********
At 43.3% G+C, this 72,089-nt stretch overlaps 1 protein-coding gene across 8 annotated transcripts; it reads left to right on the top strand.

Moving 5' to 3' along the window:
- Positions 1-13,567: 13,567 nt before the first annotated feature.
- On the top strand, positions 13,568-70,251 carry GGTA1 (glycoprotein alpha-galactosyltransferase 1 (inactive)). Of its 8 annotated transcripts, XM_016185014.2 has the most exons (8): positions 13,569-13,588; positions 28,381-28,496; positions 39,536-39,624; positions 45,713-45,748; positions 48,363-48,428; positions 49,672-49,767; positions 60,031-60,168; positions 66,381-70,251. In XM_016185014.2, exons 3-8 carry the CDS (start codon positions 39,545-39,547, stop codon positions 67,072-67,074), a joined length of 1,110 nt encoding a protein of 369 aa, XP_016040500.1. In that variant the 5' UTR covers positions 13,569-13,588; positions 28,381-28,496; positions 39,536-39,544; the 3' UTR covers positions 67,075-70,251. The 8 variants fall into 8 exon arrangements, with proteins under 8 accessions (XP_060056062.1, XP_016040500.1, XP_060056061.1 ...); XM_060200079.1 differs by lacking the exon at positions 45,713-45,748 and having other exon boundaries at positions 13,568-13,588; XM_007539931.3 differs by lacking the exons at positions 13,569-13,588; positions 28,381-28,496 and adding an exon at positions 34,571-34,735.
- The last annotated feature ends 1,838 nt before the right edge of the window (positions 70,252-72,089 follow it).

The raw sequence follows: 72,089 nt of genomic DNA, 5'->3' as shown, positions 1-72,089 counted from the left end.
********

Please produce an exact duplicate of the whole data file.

At 43.3% G+C, this 72,089-nt stretch overlaps 1 protein-coding gene across 8 annotated transcripts; it reads left to right on the top strand.

Moving 5' to 3' along the window:
- Positions 1-13,567: 13,567 nt before the first annotated feature.
- On the top strand, positions 13,568-70,251 carry GGTA1 (glycoprotein alpha-galactosyltransferase 1 (inactive)). Of its 8 annotated transcripts, XM_016185014.2 has the most exons (8): positions 13,569-13,588; positions 28,381-28,496; positions 39,536-39,624; positions 45,713-45,748; positions 48,363-48,428; positions 49,672-49,767; positions 60,031-60,168; positions 66,381-70,251. In XM_016185014.2, exons 3-8 carry the CDS (start codon positions 39,545-39,547, stop codon positions 67,072-67,074), a joined length of 1,110 nt encoding a protein of 369 aa, XP_016040500.1. In that variant the 5' UTR covers positions 13,569-13,588; positions 28,381-28,496; positions 39,536-39,544; the 3' UTR covers positions 67,075-70,251. The 8 variants fall into 8 exon arrangements, with proteins under 8 accessions (XP_060056062.1, XP_016040500.1, XP_060056061.1 ...); XM_060200079.1 differs by lacking the exon at positions 45,713-45,748 and having other exon boundaries at positions 13,568-13,588; XM_007539931.3 differs by lacking the exons at positions 13,569-13,588; positions 28,381-28,496 and adding an exon at positions 34,571-34,735.
- The last annotated feature ends 1,838 nt before the right edge of the window (positions 70,252-72,089 follow it).

The raw sequence follows: 72,089 nt of genomic DNA, 5'->3' as shown, positions 1-72,089 counted from the left end.